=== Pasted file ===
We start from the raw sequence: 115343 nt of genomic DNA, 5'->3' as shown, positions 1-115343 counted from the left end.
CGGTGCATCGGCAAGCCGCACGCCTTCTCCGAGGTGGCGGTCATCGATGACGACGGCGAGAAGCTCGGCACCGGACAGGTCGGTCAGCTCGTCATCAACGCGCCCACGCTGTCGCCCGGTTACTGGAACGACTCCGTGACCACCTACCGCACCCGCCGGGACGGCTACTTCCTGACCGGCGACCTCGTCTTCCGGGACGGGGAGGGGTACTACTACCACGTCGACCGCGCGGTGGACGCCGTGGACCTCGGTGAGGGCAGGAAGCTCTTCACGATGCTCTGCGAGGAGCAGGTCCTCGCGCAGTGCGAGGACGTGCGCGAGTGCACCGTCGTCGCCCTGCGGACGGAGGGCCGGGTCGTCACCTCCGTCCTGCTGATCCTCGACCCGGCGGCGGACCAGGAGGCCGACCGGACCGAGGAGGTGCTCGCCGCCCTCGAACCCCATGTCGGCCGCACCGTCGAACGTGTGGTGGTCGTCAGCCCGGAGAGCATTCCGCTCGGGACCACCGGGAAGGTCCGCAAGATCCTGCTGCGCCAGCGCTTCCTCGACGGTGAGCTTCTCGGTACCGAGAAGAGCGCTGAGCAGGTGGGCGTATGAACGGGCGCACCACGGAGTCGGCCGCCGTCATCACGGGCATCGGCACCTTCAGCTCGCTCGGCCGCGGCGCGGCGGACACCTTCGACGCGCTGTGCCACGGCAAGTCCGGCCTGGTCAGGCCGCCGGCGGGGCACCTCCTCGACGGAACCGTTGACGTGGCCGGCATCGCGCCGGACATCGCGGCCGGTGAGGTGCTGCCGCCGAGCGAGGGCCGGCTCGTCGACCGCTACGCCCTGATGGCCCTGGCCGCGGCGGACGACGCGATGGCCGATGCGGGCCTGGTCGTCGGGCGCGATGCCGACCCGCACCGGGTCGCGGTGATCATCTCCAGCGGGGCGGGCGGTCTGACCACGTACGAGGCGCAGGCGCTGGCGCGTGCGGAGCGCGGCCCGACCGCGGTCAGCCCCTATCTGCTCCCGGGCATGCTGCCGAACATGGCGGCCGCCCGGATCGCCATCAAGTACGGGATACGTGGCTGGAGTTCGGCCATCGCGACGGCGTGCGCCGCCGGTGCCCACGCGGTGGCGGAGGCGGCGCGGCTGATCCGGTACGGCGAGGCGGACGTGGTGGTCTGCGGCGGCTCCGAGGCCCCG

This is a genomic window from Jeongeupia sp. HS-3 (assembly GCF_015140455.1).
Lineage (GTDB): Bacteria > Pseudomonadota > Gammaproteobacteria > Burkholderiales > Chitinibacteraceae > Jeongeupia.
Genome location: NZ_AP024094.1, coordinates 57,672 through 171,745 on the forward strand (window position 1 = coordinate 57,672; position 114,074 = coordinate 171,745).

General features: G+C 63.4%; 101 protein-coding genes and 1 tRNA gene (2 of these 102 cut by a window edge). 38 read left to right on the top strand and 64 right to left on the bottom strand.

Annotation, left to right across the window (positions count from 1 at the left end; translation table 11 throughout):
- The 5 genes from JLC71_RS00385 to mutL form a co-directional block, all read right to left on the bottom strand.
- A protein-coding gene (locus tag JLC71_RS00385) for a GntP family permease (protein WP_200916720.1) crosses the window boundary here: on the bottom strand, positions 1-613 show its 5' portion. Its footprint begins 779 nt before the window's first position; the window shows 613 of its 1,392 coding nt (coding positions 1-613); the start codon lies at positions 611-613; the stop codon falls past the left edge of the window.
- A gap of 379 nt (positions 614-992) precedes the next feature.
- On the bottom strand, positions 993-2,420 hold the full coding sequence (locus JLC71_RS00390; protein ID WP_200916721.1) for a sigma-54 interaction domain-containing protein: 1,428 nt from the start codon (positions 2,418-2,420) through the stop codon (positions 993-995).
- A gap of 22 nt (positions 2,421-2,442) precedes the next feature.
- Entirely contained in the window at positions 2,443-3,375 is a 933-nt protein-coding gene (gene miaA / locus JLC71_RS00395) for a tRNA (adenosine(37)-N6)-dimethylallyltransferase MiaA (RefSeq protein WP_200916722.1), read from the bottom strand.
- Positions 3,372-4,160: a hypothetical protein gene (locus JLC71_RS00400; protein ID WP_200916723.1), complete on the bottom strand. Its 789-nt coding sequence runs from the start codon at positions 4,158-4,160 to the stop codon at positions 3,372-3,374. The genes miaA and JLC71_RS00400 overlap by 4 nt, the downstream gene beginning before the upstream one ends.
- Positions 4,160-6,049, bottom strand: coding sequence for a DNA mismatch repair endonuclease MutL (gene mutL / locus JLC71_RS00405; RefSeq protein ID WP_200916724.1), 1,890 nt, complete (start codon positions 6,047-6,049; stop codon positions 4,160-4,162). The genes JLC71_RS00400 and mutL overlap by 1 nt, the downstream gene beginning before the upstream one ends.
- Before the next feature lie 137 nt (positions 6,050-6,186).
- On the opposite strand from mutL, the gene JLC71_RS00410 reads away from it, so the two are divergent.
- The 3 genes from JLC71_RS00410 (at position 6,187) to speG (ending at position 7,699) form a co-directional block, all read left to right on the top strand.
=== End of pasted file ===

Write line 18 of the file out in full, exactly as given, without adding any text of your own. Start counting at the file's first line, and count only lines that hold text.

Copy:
- The 3 genes from JLC71_RS00410 (at position 6,187) to speG (ending at position 7,699) form a co-directional block, all read left to right on the top strand.